West African extremists, Obama’s gun challenge, and tragic Belgian twins
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West African extremists, Obama’s gun challenge, and tragic Belgian twins
In Algeria, 32 militants calling themselves “Those Who Signed in Blood” seized control of a natural-gas refinery in the Saharan outpost of Ain Amenas, where they threatened to blow up the complex and hundreds of workers from around the world unless the Algerian government freed 100 prisoners. During the resulting four-day standoff, Algerian special forces assaulted the refinery twice, and 38 hostages and 29 militants were killed. The attackers came from Algeria, Canada, Egypt, Mali, Niger, and Tunisia, and were reportedly affiliated with the Masked Brigade, a group founded by one-eyed Algerian bandit Moktar Belmoktar, who planned the attack from northern Mali. “It seems,” said one analyst, “that Moktar has tasked himself with the internationalization of the Mali conflict.” In Mali, Islamist militants fled the towns of Diabaly, Douentza, and Konna under heavy French bombing; France also deployed 2,000 ground troops in the north. “The French resemble a fly that was attracted to a pot of honey,” said Oumar Ould Hamaha of the Movement for Oneness and Jihad in West Africa. “Now their feet are sticky. They can’t fly away anymore.” The Russian army ordered its soldiers to start wearing socks, and a Muscovite upset about a Bolshoi ballet casting decision threw acid in the face of the company’s artistic director, Sergei Filin. “I have a feeling,” said Filin, “that I am on the front lines.” More than 800 Syrians were killed in the country’s civil war. Half of the 50 Boeing 787 Dreamliners currently in operation were grounded following safety incidents, including a battery fire and two fuel leaks, at six world airports; the U.S. Transportation Security Administration announced that it would remove full-body airport scanners that produce revealing images; and Chicago’s O’Hare Airport processed a shipment of 18 human heads. “Everybody here is ‘Oh my gosh, you got a box of heads,’ ” said a Department of Homeland Security spokesman. “We’ve seen it at various ports.”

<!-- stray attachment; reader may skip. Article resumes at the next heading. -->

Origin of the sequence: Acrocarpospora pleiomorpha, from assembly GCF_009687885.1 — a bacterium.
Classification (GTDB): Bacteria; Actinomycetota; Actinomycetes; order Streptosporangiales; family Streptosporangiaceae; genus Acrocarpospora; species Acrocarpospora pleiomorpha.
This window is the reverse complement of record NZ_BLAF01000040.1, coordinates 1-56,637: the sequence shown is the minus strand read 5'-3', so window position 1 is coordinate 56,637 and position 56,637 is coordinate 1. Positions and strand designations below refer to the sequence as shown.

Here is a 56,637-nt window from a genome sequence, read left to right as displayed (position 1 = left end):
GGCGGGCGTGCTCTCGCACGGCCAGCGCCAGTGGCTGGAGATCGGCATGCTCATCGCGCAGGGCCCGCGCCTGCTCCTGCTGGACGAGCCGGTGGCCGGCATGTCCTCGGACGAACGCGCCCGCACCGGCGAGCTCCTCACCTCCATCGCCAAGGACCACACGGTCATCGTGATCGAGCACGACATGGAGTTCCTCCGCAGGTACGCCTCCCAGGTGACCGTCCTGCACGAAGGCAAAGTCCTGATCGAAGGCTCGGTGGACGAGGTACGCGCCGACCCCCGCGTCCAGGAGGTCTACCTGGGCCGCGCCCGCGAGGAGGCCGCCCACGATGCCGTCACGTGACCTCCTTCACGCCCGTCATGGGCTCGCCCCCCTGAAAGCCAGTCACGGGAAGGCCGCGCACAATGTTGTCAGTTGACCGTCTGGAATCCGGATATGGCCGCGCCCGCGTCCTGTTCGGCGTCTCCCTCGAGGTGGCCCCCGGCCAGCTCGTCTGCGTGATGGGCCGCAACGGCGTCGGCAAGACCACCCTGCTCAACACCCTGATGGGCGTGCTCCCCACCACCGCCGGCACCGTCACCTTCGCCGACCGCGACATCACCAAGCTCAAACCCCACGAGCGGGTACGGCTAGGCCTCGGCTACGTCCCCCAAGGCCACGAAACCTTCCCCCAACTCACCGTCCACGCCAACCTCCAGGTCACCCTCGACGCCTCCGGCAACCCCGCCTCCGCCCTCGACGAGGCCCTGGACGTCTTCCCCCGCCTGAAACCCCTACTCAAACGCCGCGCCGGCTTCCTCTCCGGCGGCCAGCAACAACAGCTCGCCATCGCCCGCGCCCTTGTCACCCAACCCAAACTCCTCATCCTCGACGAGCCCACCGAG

Barack Obama, who was sworn in for a second term as U.S. president, signed 23 executive actions designed to reduce gun violence, and called on Congress to pass a law banning military-style assault weapons. “There will be pundits and politicians and special-interest lobbyists publicly warning of a tyrannical, all-out assault on liberty,” said Obama. “Not because that’s true, but because they want to gin up fear or higher ratings or revenue for themselves.” At the Crossroads of the West gun show in Phoenix, dealers were raising their prices on such weapons as the AR-15 rifle, which was used in the murders of 27 people at an elementary school in Newtown, Connecticut, last month, and of a family of five near Albuquerque on Saturday. “It doubles the price I get,” said one dealer of the proposed ban. The National Rifle Association released a “gun safety” video game that allows players to upgrade their weapons for $0.99, as well as an ad accusing Obama of hypocrisy for failing to support its proposal to place armed guards in public schools when his own daughters benefit from such protection. In Lapeer, Michigan, a security guard hired by an elementary school in the wake of the Newtown shootings forgot his gun in a school bathroom. “No harm, no foul,” said the county prosecutor. It was revealed that the Justice Department rarely checks references when hiring new attorneys, and that Supreme Court Justice Clarence Thomas had spoken during oral arguments for the first time in nearly seven years. “Well — he did not —,” Thomas reportedly said. “I would refute that, Justice Thomas,” replied the lawyer at the lectern. American cyclist Lance Armstrong, who last year was banned for life from the sport, confessed to using performance-enhancing drugs, bullying his teammates to do the same, and lying to cover up his actions. “I think he has political ambitions,” said a former competitor.